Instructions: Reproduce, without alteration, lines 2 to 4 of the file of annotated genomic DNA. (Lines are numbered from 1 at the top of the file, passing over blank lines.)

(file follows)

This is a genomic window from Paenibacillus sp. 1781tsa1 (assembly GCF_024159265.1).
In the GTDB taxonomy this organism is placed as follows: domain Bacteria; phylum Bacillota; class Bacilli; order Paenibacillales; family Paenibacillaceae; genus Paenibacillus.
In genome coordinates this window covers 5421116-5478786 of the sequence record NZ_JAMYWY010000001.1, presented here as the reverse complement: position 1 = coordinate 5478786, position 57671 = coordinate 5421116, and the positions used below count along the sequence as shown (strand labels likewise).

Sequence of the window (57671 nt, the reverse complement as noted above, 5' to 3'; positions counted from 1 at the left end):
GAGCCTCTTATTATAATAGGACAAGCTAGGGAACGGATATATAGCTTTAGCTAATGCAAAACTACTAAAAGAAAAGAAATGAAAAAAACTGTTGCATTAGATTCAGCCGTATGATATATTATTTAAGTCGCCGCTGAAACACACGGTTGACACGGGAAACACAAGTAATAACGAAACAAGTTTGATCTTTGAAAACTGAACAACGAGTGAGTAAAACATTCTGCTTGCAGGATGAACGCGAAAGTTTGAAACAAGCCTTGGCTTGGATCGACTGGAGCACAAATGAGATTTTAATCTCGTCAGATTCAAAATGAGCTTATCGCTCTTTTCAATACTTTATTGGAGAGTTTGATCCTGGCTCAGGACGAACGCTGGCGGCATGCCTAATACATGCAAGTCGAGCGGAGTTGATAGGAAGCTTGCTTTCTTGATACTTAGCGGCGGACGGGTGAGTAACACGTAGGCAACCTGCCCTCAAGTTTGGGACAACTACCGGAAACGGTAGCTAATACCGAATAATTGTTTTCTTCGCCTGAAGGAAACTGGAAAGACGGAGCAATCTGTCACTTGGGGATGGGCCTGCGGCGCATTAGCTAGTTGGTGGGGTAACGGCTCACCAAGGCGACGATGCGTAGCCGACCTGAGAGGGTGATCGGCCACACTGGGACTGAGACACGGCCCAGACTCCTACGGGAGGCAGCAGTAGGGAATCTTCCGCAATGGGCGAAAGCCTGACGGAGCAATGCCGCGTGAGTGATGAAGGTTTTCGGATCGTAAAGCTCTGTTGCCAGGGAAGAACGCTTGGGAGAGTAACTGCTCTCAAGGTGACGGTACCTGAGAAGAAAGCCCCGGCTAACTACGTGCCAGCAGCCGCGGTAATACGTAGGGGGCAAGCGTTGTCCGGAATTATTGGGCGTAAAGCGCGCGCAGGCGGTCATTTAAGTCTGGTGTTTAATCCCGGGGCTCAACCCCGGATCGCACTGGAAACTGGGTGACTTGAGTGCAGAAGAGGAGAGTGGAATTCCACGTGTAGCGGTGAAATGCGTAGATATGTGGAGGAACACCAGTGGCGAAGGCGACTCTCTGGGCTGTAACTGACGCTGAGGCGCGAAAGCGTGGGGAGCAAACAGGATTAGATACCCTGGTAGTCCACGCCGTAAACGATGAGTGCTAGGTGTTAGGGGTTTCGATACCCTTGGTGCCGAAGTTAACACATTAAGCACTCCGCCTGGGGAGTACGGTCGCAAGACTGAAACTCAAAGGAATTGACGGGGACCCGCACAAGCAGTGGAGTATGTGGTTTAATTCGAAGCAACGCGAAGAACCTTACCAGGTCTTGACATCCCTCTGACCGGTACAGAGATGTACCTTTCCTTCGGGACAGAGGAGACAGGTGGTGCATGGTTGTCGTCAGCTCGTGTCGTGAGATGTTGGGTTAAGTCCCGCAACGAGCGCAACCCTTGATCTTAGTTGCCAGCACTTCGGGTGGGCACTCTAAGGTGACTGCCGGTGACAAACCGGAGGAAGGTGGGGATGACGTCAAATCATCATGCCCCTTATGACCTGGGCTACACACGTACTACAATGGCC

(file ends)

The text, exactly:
In the GTDB taxonomy this organism is placed as follows: domain Bacteria; phylum Bacillota; class Bacilli; order Paenibacillales; family Paenibacillaceae; genus Paenibacillus.
In genome coordinates this window covers 5421116-5478786 of the sequence record NZ_JAMYWY010000001.1, presented here as the reverse complement: position 1 = coordinate 5478786, position 57671 = coordinate 5421116, and the positions used below count along the sequence as shown (strand labels likewise).

Sequence of the window (57671 nt, the reverse complement as noted above, 5' to 3'; positions counted from 1 at the left end):